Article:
This article was updated on July 30, 2018.

What happens if your network goes down thanks to a power outage, hardware failure or natural disaster? Do you know if your HR data is redundantly stored, automatically backed up and ready to failover? Or, are you simply hoping for the best with information that isn't properly secured? With large organizations — like Delta Air Lines and AT&T — dealing with outages and the resulting fallout with their customers, it's worth making sure you're not running unnecessary HR data risk.

Natural Disasters and Electrical Failures

For Delta Air Lines, problems with a single piece of electrical equipment caused huge headaches for its passengers. According to The New York Times, a failure of a piece of electrical equipment at their Atlanta facilities caused the airline giant to ground around 1,000 flights — stranding thousands of passengers and prompting the business to offer refunds, vouchers and hotel stays where warranted.

Also consider the problems that plagued AT&T in Louisiana. Widespread flooding wreaked havoc on a switching center in Baton Rouge and caused a major network outage, per RCR Wireless News. Here, natural disaster is to blame, not faulty equipment, but the results are the same — consumers without service.

Protecting Your Assets

With the severity of natural disasters difficult to gauge, and the unpredictable potential of server hardware to fail, businesses must develop a set of critical best practices when it comes to safeguarding HR data.

Here are few ways to get started:

Go Redundant

Make sure your HR data is stored in more than one place, for example across multiple cloud servers. You need to ensure that your cloud provider meets both compliance and security standards. By creating data redundancy, you significantly decrease the chance of total lockout during a disaster or power outage — especially if your cloud provider isn't located in the same geographical area.

Automate Info Dumps

It's critical to have multiple destinations for your data. But you also need to set up regularly scheduled, automated transmission of this data to designated sites. While local IT oversight of this process is essential, leaving it in the hands of even experienced IT pros opens up the door for potential human error. Instead, make sure you have the most up-to-date version of your information stored off-site at all times by leveraging automation.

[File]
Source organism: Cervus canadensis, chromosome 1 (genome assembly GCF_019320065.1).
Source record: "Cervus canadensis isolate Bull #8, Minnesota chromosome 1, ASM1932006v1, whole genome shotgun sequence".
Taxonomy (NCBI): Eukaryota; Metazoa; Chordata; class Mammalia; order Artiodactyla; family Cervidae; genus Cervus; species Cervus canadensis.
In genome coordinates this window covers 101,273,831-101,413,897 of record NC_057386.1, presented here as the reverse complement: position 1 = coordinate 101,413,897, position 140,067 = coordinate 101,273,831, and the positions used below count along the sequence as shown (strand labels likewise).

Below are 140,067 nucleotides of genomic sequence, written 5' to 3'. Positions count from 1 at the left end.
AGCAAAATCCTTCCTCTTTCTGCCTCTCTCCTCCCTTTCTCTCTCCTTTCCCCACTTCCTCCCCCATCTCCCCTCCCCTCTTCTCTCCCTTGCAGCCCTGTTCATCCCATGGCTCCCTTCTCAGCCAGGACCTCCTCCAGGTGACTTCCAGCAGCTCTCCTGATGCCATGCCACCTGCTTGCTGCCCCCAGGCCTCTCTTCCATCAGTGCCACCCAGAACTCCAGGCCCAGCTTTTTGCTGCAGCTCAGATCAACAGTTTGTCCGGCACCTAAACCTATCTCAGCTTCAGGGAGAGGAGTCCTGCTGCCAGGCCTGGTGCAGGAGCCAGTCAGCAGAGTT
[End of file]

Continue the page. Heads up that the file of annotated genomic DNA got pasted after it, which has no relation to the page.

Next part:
Stay Hot

There are two types of off-site data storage — cold and hot. Cold storage often relies on physical mediums, such as tape, to ensure long-term survival of data you don't need every day. Hot storage operates like a mirror image of your own server stack and is available whenever, wherever you need it. Many cloud providers now offer disaster recovery as a service (DRaaS), which makes use of hot sites for automatic failover in case of a disaster.

Double Down

Storing information off-site and leveraging hot site cloud providers is a great way to lower your HR data risk. It's also a good idea to keep at least one copy of all this information close to home. Why? Because not even big providers like Amazon.com are immune to failure, according to ZDNet — and if your cloud fails, you need a backup to your backup so data doesn't suddenly go dark.

Know Your Age

How old is your hardware? If you're using servers that are near their end or running hot — as the sheer volume of HR data ramps up but IT investment stays flat — be prepared for increased risk. Older servers always have a higher chance of failure, even more so if they're pushed to their limits or are in the queue for replacement. What's more, many aging systems struggle with new network protocols and performance expectations, making them a limiting factor when it comes to agile data storage and access.

Outages can occur anywhere, anytime and hit any business — as Delta Air Lines, AT&T and Amazon.com demonstrate. What does this mean for your critical HR data? It means that while you can't predict power outages, severe weather or hardware failures, you can be prepared to meet this challenge head on by establishing ideal protection and access practices well before data disaster strikes.

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